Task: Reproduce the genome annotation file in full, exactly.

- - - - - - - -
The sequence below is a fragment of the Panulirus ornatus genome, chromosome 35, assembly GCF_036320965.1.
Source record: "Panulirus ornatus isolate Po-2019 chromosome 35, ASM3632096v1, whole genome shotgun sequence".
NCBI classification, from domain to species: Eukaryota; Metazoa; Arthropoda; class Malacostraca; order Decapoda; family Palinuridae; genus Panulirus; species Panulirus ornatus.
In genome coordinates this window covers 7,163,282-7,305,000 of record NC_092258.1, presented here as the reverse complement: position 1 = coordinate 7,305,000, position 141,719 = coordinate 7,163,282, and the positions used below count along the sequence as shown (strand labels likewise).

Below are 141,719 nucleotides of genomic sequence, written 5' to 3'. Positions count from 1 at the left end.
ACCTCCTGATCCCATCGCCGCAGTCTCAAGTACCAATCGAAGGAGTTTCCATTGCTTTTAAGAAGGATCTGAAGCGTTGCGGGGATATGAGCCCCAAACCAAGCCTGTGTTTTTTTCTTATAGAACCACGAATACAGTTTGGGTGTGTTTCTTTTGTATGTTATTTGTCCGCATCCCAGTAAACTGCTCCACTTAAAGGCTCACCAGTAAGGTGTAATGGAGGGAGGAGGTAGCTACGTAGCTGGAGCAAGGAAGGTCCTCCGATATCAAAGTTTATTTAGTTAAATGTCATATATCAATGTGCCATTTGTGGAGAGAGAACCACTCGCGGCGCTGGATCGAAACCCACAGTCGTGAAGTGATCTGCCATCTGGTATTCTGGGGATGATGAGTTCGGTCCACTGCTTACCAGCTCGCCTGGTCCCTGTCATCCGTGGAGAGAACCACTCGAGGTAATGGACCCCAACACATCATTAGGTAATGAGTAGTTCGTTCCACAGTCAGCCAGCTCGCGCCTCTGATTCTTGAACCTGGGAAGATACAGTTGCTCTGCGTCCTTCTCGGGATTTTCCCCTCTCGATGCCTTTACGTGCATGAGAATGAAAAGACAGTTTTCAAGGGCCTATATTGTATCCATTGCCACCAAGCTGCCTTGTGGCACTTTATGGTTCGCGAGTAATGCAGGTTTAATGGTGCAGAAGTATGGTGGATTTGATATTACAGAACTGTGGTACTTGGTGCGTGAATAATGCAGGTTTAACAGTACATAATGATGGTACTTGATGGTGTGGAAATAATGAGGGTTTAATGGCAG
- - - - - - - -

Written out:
The sequence below is a fragment of the Panulirus ornatus genome, chromosome 35, assembly GCF_036320965.1.
Source record: "Panulirus ornatus isolate Po-2019 chromosome 35, ASM3632096v1, whole genome shotgun sequence".
NCBI classification, from domain to species: Eukaryota; Metazoa; Arthropoda; class Malacostraca; order Decapoda; family Palinuridae; genus Panulirus; species Panulirus ornatus.
In genome coordinates this window covers 7,163,282-7,305,000 of record NC_092258.1, presented here as the reverse complement: position 1 = coordinate 7,305,000, position 141,719 = coordinate 7,163,282, and the positions used below count along the sequence as shown (strand labels likewise).

Below are 141,719 nucleotides of genomic sequence, written 5' to 3'. Positions count from 1 at the left end.
ACCTCCTGATCCCATCGCCGCAGTCTCAAGTACCAATCGAAGGAGTTTCCATTGCTTTTAAGAAGGATCTGAAGCGTTGCGGGGATATGAGCCCCAAACCAAGCCTGTGTTTTTTTCTTATAGAACCACGAATACAGTTTGGGTGTGTTTCTTTTGTATGTTATTTGTCCGCATCCCAGTAAACTGCTCCACTTAAAGGCTCACCAGTAAGGTGTAATGGAGGGAGGAGGTAGCTACGTAGCTGGAGCAAGGAAGGTCCTCCGATATCAAAGTTTATTTAGTTAAATGTCATATATCAATGTGCCATTTGTGGAGAGAGAACCACTCGCGGCGCTGGATCGAAACCCACAGTCGTGAAGTGATCTGCCATCTGGTATTCTGGGGATGATGAGTTCGGTCCACTGCTTACCAGCTCGCCTGGTCCCTGTCATCCGTGGAGAGAACCACTCGAGGTAATGGACCCCAACACATCATTAGGTAATGAGTAGTTCGTTCCACAGTCAGCCAGCTCGCGCCTCTGATTCTTGAACCTGGGAAGATACAGTTGCTCTGCGTCCTTCTCGGGATTTTCCCCTCTCGATGCCTTTACGTGCATGAGAATGAAAAGACAGTTTTCAAGGGCCTATATTGTATCCATTGCCACCAAGCTGCCTTGTGGCACTTTATGGTTCGCGAGTAATGCAGGTTTAATGGTGCAGAAGTATGGTGGATTTGATATTACAGAACTGTGGTACTTGGTGCGTGAATAATGCAGGTTTAACAGTACATAATGATGGTACTTGATGGTGTGGAAATAATGAGGGTTTAATGGCAG